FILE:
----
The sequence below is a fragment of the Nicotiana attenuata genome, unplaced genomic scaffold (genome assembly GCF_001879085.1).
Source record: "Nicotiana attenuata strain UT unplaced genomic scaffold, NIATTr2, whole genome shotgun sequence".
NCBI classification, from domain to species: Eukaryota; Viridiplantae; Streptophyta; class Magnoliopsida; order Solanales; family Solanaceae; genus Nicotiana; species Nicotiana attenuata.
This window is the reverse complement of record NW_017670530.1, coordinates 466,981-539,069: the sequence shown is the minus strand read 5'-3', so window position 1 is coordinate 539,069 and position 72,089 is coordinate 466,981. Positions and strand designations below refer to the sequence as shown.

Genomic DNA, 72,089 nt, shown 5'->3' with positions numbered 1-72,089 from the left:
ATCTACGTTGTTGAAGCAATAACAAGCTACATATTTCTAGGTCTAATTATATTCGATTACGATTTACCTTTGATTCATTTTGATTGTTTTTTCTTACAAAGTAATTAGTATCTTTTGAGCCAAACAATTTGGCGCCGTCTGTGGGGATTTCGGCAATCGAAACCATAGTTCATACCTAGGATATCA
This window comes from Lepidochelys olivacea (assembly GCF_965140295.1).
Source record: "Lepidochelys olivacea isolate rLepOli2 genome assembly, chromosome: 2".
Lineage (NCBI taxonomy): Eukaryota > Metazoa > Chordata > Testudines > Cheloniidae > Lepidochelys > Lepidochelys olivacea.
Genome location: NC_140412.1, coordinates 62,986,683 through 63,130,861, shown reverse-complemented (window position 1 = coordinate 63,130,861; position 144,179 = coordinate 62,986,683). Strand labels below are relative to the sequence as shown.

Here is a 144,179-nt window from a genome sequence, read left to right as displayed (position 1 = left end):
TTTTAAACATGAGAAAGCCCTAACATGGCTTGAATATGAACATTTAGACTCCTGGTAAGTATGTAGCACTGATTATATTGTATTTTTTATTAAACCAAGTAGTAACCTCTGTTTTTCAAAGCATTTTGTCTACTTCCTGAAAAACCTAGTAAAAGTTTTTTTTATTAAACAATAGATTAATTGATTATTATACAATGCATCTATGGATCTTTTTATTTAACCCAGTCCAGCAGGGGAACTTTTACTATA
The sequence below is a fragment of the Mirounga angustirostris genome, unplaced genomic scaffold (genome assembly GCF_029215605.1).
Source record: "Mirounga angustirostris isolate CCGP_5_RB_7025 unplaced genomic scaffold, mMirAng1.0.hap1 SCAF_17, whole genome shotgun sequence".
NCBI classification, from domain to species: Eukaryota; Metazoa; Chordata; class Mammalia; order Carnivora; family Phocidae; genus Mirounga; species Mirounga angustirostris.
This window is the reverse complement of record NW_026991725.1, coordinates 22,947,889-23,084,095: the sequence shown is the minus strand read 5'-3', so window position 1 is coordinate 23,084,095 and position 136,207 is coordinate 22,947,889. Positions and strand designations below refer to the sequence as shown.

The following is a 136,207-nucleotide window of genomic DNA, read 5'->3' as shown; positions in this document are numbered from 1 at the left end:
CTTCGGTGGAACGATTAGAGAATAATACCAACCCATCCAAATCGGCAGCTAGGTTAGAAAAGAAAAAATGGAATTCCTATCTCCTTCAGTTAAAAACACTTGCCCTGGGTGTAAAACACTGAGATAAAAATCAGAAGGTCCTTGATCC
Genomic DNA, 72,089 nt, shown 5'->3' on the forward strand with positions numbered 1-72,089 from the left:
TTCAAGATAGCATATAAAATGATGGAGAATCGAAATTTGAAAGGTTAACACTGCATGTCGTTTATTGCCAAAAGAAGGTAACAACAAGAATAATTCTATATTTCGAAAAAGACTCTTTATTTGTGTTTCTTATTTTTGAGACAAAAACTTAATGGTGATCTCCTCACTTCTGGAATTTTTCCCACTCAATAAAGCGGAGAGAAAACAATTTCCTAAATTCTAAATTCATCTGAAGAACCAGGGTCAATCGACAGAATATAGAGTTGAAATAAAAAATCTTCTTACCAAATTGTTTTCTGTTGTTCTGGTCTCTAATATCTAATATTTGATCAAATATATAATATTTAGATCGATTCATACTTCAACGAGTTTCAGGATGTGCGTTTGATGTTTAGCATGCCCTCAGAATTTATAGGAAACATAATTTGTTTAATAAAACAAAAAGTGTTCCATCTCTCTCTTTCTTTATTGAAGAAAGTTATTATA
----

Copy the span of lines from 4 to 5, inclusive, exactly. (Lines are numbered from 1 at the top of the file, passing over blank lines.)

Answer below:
This window is the reverse complement of record NW_017670530.1, coordinates 466,981-539,069: the sequence shown is the minus strand read 5'-3', so window position 1 is coordinate 539,069 and position 72,089 is coordinate 466,981. Positions and strand designations below refer to the sequence as shown.

Genomic DNA, 72,089 nt, shown 5'->3' with positions numbered 1-72,089 from the left: